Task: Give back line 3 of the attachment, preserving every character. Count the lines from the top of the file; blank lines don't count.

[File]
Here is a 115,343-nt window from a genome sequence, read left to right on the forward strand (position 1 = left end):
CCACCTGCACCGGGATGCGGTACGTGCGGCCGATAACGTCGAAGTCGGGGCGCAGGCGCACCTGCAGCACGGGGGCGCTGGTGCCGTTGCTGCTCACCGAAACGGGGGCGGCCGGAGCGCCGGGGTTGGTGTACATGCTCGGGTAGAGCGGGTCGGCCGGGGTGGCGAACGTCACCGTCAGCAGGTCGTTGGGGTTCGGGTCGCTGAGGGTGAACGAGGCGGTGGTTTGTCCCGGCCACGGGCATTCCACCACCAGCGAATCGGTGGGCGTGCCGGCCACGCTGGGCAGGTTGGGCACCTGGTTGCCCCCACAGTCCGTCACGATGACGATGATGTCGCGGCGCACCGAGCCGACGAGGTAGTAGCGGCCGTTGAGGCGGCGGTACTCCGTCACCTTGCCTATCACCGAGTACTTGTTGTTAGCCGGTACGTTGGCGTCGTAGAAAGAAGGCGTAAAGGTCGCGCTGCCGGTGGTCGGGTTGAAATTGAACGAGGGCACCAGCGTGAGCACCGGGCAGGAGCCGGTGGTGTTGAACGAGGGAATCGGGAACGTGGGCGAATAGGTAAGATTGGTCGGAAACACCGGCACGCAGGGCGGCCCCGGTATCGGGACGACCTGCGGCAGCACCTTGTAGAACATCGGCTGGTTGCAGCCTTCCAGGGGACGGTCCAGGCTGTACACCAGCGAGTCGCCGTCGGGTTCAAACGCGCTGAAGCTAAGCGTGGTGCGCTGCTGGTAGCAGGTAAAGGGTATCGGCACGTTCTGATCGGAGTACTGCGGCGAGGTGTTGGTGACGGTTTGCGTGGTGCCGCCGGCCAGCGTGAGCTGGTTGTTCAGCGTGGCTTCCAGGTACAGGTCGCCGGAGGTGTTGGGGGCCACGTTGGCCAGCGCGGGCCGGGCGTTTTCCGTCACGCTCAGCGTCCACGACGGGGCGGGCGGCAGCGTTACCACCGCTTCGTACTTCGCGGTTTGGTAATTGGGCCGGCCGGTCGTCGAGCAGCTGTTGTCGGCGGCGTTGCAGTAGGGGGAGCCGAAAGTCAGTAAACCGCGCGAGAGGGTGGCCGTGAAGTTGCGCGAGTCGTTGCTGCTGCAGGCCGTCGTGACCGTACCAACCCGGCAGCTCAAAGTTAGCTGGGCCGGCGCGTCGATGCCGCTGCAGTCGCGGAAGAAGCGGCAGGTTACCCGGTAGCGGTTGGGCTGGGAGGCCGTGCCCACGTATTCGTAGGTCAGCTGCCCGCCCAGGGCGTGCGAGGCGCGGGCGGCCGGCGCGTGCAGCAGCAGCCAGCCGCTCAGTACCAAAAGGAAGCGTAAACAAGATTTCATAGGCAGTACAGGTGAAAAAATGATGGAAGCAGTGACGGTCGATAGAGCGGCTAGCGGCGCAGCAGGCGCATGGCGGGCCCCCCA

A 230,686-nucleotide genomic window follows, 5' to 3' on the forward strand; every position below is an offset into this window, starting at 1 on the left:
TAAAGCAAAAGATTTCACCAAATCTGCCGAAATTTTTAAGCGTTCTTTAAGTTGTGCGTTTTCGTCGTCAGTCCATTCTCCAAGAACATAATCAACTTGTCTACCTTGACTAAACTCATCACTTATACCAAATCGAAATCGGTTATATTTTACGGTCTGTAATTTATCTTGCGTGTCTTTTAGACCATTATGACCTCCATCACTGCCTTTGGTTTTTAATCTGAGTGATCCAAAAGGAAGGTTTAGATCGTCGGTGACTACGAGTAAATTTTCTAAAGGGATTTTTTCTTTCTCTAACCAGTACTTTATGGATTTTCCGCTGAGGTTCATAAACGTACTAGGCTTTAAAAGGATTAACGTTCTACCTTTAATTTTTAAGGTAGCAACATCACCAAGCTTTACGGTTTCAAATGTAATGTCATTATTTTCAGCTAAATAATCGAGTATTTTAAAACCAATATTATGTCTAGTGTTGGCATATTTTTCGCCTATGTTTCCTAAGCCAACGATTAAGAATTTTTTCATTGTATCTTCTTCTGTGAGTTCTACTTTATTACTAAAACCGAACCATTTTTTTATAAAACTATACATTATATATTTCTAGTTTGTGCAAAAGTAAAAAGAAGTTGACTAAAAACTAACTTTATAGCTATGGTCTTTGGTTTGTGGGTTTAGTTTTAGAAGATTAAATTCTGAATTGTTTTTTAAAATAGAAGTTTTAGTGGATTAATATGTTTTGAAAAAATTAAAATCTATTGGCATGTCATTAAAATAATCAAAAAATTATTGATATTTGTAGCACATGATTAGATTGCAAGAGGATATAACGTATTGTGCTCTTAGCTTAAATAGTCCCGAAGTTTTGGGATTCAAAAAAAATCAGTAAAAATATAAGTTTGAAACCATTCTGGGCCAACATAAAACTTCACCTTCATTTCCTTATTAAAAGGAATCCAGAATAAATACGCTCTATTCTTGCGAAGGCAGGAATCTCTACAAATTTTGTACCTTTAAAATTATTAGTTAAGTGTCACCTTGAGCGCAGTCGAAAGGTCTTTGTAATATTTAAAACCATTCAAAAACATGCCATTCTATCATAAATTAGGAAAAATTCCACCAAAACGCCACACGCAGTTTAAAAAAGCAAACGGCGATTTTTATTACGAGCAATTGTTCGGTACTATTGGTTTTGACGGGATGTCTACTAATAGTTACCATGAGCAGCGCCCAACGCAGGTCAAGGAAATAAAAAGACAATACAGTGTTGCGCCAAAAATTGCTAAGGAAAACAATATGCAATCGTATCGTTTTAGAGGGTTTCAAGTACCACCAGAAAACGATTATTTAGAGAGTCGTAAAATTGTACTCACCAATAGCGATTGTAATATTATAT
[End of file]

A 230,686-nucleotide genomic window follows, 5' to 3' on the forward strand; every position below is an offset into this window, starting at 1 on the left: